Suarez then had an excellent season and signed yet another long-term contract with the Reds in December of 2013. Suarez pulled a similar stunt to the previous year when he found out Barcelona was offering a ton of money for him. He was eventually sold to the Spanish giants just seven months after pledging allegiance to Liverpool and signing on the dotted line.
3. Fabian Delph
Aston Villa Captain Fabian Delph repeatedly assured the club and fans alike that he was staying at Villa Park for the upcoming 2015/16 Premier League season. He made numerous statements about his loyalty to the club and wasn’t interested in leaving even though City agreed to pay the eight million pound release clause in his contract. Villa fans and officials rejoiced and praised his loyalty. They also wanted to raise his release clause as well as his weekly wages.
Villa offered to jack up his paycheque from £50,000 to £80,000 a week. But just six days after professing his undying love for Villa the England international decided to join City after all as they were offering £100,000 a week. In fact, City didn’t contact Delph to see if he’d reconsider his earlier stance he called them. Predictably, Villa fans went ballistic on social media sites and Delph is definitely in for a rough ride when he returns to Villa Park with his new team this season.
2. Peter Odemwingie
In one of the most bizarre soccer transfer cases, Nigerian international Peter Odemwingie basically tried to force a club into signing him rather than forcing his own team to let him go. The striker was a member of West Bromwich Albion in 2012/13 and had signed a new contract six months earlier. However, when he found out the club had turned down a bid for him in January of 2013 he attacked his employers via Twitter. He was hoping the move would result in a transfer, but when deadline day came there was no deal in place. West Brom was close to a deal with Queens Park Rangers (QPR), but wanted to make sure they had a replacement for him. When one couldn’t be found the deal was called off.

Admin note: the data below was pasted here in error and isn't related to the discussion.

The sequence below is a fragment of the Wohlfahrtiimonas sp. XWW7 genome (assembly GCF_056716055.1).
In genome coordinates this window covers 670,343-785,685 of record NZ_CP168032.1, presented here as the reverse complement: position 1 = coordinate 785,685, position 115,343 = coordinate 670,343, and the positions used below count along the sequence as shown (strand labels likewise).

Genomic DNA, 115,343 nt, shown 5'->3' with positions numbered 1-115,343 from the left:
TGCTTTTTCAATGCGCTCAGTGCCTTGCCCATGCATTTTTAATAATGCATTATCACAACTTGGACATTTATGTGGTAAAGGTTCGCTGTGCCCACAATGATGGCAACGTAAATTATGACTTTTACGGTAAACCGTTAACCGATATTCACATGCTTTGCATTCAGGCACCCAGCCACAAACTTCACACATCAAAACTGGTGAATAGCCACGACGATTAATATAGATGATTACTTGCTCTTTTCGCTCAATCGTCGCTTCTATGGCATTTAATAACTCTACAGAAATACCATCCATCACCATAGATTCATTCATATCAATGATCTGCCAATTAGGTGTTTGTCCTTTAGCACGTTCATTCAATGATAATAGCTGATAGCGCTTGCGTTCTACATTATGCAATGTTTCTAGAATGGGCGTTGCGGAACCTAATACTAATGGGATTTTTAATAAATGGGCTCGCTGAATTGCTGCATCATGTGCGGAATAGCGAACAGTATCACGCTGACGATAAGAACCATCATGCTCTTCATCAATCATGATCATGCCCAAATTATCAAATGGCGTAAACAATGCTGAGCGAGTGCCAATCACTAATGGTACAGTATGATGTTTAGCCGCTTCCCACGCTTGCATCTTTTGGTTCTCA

However, this didn’t deter Odemwingie as he got in his car and drove to Loftus Road, the home ground of QPR and attempted to get them to sign him. The London club had no idea what he was doing there and didn’t let him in since no permission was granted by West Brom. Odemwingie drove back to Birmingham and was promptly suspended and fined. The striker then apologized as was back in the squad a month later. He took to Twitter again though when he was used sparingly and was unloaded to Stoke City after the season.
1. Luka Modric
The worst case of petulance came from Croatian international Luka Modric as he attempted to force Tottenham Hotspur to sell him to Chelsea and then Real Madrid. Modric signed a six-year deal with Spurs in 2010 and said he had no desire to leave. Just a year later he learned London neighbours Chelsea were interested in him. Spurs turned down two bids and then Modric outraged fans by saying he’d like to move to Stamford Bridge with Chelsea. He claimed that Spurs had an agreement with him which would allow him to leave if a big club came knocking. Spurs didn’t give in as they turned down a third bid and Modric responded by refusing to play in the team’s 2011/12 season opener. He soon changed his tune when he found out he wouldn’t be paid if he walked out. Modric sulked, but played the season with Tottenham.
It was déjà vu all over again the next year when Modric sat out preseason in order to force a move. Spurs fined him £80,000, but didn’t want the hassle anymore and sold him to Real Madrid for £30 million. However, this was £10 million less than what Chelsea offered 12 months earlier. Tottenham said they wouldn’t sell Modric to a fellow Premier League club and the league’s fans should thank them for that as they didn’t have to witness his disgraceful behaviour any longer.